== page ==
One of the most interesting failures was at United Catholic Credit Union (UCCU), Temperance, MI which was liquidated on August 9th. In November, the Michigan Attorney General announced that the credit union's sole employee had been charged with embezzlement for allegedly pocketing approximately $2.1 million from the credit union.
What To Expect for 2013?
I think it's likely that we'll see fewer bank failures in 2013. The number of bank failures has been trending down in 2012. The first quarter had 16 bank failures, and the fourth quarter had only 8 failures. If that trend continues, the number of bank failures may be way under the 2012 total of 51.
In the FDIC's Q3 report, the number of "problem" banks declined from 732 to 694. The FDIC doesn't disclose the banks on this list or the specific criteria it uses to place banks on this list. There are ways that we can make guesses about which banks may be on this list.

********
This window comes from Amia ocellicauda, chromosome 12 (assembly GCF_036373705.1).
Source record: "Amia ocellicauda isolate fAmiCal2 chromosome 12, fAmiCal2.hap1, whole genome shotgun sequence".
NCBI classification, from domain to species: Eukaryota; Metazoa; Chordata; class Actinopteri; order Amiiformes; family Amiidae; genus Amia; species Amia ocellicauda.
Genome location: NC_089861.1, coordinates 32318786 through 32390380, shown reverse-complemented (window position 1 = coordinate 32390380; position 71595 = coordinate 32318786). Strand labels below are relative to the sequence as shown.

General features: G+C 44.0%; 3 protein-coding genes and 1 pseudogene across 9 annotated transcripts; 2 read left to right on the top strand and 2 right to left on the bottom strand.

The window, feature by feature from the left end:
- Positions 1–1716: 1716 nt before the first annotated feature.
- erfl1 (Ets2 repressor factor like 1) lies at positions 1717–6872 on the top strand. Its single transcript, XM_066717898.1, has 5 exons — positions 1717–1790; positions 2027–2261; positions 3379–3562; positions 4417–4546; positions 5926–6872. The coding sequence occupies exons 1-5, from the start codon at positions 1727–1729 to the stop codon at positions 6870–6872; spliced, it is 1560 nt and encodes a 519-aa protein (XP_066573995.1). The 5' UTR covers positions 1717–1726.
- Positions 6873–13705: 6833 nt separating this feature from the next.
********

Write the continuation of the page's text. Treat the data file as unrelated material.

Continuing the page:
There are still 838 banks on Calculated Risk's unofficial problem bank list. This list is based on publicly available enforcement actions that regulators have released or that have been reported by banks' SEC filings. Out of the 51 banks that failed in 2012, the vast majority had been on this list. However, many banks on this list may not fail. Several have been able to correct problems and get the regulator to terminate the enforcement action. Others have arranged to be acquired by other banks without help from the FDIC.
In our bank health ratings page, we have a list of the banks with the worst Texas Ratios. The Texas Ratio is an industry standard for calculating the health of a bank, but is not the only factor to consider. Our data is based on Q3 2012 financial data from the FDIC. A Texas Ratio over 100% is considered at risk.
References to Help Keep Your Deposits Safe:
- FDIC deposit insurance summary
- NCUA deposit insurance summary for credit unions
- Review of private deposit insurance for credit unions
- Verifying Your Internet Bank Deposits are FDIC Insured
- Maximize Your FDIC Coverage with Beneficiaries
- Temporary Unlimited Deposit Insurance Coverage
- Extending Coverage with Private Deposit Insurance
- Review of 2011 Bank Failures